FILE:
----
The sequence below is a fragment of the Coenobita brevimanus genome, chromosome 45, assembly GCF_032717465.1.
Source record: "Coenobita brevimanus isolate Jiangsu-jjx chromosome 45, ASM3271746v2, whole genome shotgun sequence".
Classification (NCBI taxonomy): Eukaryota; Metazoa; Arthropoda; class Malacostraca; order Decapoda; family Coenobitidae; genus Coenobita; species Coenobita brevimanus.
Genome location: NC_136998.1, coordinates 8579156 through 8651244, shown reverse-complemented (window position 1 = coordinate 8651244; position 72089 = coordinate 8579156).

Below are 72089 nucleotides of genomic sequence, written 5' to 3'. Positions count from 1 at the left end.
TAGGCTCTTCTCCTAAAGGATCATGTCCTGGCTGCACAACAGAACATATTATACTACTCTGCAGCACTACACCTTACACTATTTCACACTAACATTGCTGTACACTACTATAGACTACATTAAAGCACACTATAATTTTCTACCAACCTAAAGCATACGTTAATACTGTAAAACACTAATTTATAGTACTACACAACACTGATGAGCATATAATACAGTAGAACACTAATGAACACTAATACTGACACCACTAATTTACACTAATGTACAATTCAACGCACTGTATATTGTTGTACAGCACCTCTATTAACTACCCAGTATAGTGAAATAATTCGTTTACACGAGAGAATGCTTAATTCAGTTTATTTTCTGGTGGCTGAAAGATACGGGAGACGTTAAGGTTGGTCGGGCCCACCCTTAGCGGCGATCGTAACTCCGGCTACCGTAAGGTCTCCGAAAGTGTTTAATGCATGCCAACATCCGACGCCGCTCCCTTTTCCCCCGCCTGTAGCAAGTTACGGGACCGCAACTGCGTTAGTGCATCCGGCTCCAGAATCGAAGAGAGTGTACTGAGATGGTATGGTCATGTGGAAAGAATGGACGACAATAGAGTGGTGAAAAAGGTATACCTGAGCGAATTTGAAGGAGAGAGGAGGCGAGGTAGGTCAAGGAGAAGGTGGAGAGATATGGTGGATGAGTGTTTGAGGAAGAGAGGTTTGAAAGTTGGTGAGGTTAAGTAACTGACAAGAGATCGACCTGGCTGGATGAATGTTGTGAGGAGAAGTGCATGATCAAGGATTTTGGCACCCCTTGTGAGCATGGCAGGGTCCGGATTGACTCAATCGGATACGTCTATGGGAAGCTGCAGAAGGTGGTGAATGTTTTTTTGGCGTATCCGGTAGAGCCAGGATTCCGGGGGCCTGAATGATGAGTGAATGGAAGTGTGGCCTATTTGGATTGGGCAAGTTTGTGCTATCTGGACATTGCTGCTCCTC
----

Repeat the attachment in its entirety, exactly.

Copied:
The sequence below is a fragment of the Coenobita brevimanus genome, chromosome 45, assembly GCF_032717465.1.
Source record: "Coenobita brevimanus isolate Jiangsu-jjx chromosome 45, ASM3271746v2, whole genome shotgun sequence".
Classification (NCBI taxonomy): Eukaryota; Metazoa; Arthropoda; class Malacostraca; order Decapoda; family Coenobitidae; genus Coenobita; species Coenobita brevimanus.
Genome location: NC_136998.1, coordinates 8579156 through 8651244, shown reverse-complemented (window position 1 = coordinate 8651244; position 72089 = coordinate 8579156).

Below are 72089 nucleotides of genomic sequence, written 5' to 3'. Positions count from 1 at the left end.
TAGGCTCTTCTCCTAAAGGATCATGTCCTGGCTGCACAACAGAACATATTATACTACTCTGCAGCACTACACCTTACACTATTTCACACTAACATTGCTGTACACTACTATAGACTACATTAAAGCACACTATAATTTTCTACCAACCTAAAGCATACGTTAATACTGTAAAACACTAATTTATAGTACTACACAACACTGATGAGCATATAATACAGTAGAACACTAATGAACACTAATACTGACACCACTAATTTACACTAATGTACAATTCAACGCACTGTATATTGTTGTACAGCACCTCTATTAACTACCCAGTATAGTGAAATAATTCGTTTACACGAGAGAATGCTTAATTCAGTTTATTTTCTGGTGGCTGAAAGATACGGGAGACGTTAAGGTTGGTCGGGCCCACCCTTAGCGGCGATCGTAACTCCGGCTACCGTAAGGTCTCCGAAAGTGTTTAATGCATGCCAACATCCGACGCCGCTCCCTTTTCCCCCGCCTGTAGCAAGTTACGGGACCGCAACTGCGTTAGTGCATCCGGCTCCAGAATCGAAGAGAGTGTACTGAGATGGTATGGTCATGTGGAAAGAATGGACGACAATAGAGTGGTGAAAAAGGTATACCTGAGCGAATTTGAAGGAGAGAGGAGGCGAGGTAGGTCAAGGAGAAGGTGGAGAGATATGGTGGATGAGTGTTTGAGGAAGAGAGGTTTGAAAGTTGGTGAGGTTAAGTAACTGACAAGAGATCGACCTGGCTGGATGAATGTTGTGAGGAGAAGTGCATGATCAAGGATTTTGGCACCCCTTGTGAGCATGGCAGGGTCCGGATTGACTCAATCGGATACGTCTATGGGAAGCTGCAGAAGGTGGTGAATGTTTTTTTGGCGTATCCGGTAGAGCCAGGATTCCGGGGGCCTGAATGATGAGTGAATGGAAGTGTGGCCTATTTGGATTGGGCAAGTTTGTGCTATCTGGACATTGCTGCTCCTC